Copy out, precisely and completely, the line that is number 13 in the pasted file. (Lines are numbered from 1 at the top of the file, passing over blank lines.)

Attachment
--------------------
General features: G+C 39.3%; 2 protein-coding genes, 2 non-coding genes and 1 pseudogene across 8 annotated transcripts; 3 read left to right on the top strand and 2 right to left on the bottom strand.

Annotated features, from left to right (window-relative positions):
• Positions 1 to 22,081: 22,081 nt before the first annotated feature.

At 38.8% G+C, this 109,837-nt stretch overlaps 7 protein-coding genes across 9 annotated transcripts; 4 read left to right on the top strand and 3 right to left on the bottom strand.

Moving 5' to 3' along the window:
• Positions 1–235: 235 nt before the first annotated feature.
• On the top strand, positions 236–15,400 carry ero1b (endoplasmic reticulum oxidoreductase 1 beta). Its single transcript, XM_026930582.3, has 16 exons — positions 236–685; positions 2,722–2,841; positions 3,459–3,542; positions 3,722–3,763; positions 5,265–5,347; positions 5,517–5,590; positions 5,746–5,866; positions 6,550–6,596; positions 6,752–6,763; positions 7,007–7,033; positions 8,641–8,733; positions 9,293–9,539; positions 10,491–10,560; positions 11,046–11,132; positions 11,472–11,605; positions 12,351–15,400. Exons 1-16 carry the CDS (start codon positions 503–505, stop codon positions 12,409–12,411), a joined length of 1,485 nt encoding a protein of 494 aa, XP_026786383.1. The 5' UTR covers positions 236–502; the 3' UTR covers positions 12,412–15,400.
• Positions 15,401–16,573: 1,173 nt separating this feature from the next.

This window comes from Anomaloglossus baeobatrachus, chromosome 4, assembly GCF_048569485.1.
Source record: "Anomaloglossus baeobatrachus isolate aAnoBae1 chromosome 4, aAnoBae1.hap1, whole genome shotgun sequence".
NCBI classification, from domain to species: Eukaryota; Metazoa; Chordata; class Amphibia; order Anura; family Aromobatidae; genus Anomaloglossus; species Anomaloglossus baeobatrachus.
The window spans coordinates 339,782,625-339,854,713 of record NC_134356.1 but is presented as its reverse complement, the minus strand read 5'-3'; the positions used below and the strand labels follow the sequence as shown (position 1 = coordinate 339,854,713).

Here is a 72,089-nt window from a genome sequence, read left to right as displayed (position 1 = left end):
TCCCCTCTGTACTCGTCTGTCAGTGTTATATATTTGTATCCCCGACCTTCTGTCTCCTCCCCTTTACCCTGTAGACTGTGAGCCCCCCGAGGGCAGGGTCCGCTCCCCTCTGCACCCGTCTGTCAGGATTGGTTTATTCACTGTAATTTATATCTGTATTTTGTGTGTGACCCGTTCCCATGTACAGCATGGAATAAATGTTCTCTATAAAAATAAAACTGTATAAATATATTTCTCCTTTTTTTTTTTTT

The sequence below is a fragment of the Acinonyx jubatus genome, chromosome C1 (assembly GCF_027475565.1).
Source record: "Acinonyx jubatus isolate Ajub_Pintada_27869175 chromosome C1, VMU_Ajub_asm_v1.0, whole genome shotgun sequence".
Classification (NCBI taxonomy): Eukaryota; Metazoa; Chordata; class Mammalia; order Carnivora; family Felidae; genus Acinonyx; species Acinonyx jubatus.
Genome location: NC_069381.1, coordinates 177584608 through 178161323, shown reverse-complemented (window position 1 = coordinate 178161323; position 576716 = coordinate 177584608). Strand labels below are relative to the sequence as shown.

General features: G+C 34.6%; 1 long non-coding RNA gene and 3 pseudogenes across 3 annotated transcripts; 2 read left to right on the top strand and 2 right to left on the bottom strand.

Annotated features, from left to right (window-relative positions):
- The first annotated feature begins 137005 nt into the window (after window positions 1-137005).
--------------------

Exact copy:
Here is a 72,089-nt window from a genome sequence, read left to right as displayed (position 1 = left end):